I think the frustration with some on this board who have found out that they have Lyme is that they were originally diagnosed with some form of autoimmunity, only to later get a lyme diagnosis and find relief w/ treatment. This unfortunately leads to the bias that every autoimmune disease is caused by some form of infection.
I have spent time in Lyme groups, and autoimmune groups. I can assure you that for just as many people who are frustrated with being diagnosed with autoimmunity only to find they have lyme, there is probably a greater number of people who were told they have Lyme, treat w/ antibiotics, get nowhere, feel taken advantage of, and end up w/ a diagnosis of Sjogrens or some other autoimmune disease.
If I had to guess, finger in the air, I would guess that less than 2% of people with autoimmunity have Lyme as the primary contributing factor. To be quite frank, it's actually normally a viral infection, not a bacterial, which has been shown to cause many AI diseases. And this is what I've noticed anecdotally in the chat rooms. The amount of anecdotes of people getting sick after a GI or respiratory viral infection greatly outweight those with an EM rash.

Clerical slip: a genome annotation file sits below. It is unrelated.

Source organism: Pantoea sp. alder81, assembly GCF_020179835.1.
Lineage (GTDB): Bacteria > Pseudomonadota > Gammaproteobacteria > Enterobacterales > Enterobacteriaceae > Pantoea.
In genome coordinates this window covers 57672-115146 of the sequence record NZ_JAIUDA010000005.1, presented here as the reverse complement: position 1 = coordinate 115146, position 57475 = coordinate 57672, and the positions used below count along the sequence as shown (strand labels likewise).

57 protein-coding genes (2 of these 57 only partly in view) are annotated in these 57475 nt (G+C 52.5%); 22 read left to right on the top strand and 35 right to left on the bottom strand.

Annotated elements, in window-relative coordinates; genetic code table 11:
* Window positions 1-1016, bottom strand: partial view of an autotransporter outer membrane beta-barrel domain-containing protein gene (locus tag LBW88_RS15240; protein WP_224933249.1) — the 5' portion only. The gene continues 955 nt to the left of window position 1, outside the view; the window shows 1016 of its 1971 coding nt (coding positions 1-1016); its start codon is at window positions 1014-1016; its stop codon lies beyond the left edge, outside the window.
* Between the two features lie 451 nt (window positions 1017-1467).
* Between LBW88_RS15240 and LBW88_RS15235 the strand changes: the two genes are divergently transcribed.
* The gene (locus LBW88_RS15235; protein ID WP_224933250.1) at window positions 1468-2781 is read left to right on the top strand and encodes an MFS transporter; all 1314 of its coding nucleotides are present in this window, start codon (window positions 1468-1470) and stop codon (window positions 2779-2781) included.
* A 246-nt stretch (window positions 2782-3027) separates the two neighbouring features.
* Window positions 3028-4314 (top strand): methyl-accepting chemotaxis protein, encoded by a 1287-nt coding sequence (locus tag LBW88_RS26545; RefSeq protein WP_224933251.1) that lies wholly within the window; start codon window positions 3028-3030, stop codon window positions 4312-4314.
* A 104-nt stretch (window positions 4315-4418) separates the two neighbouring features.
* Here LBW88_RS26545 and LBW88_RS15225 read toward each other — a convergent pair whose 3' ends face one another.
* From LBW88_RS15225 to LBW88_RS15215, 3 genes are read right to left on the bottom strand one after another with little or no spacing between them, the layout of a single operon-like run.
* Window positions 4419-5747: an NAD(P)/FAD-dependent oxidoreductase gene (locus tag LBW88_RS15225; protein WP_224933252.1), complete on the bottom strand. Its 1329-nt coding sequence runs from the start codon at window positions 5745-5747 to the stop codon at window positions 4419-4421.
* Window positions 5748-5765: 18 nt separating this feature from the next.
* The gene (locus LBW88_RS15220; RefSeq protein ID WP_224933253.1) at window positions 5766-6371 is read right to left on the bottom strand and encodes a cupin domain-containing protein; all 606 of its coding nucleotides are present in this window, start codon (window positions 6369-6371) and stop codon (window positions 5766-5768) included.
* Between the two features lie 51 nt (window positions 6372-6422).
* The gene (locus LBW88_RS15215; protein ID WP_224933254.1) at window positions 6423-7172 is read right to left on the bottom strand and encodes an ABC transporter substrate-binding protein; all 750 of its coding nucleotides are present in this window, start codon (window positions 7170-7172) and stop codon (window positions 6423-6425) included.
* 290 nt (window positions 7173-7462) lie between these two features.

The simple fact of that matter is that the universe of autoimmunity is much larger than that of Lyme, and autoimmunity is on the rise. It is a disease of the modern world. Diet, stress, infections, toxicities, trauma, it normally takes a combination of these things to end up at that point, including genetic vulnerability. And often times, it's nearly impossible to tell what caused it and why. Some people are able to reverse it with diet, treatment of infections, destressing. I'm making improvements with my diet. But the sad fact is there are a lot of diseases out there that once they've taken hold, are very tough to reverse. To suggest that someone with myasthenia gravis or multiple sclerosis for example, can be saved by antibotics just isnt scientifically correct.
Post Edited (dcd2103) : 10/23/2020 10:18:42 AM (GMT-6)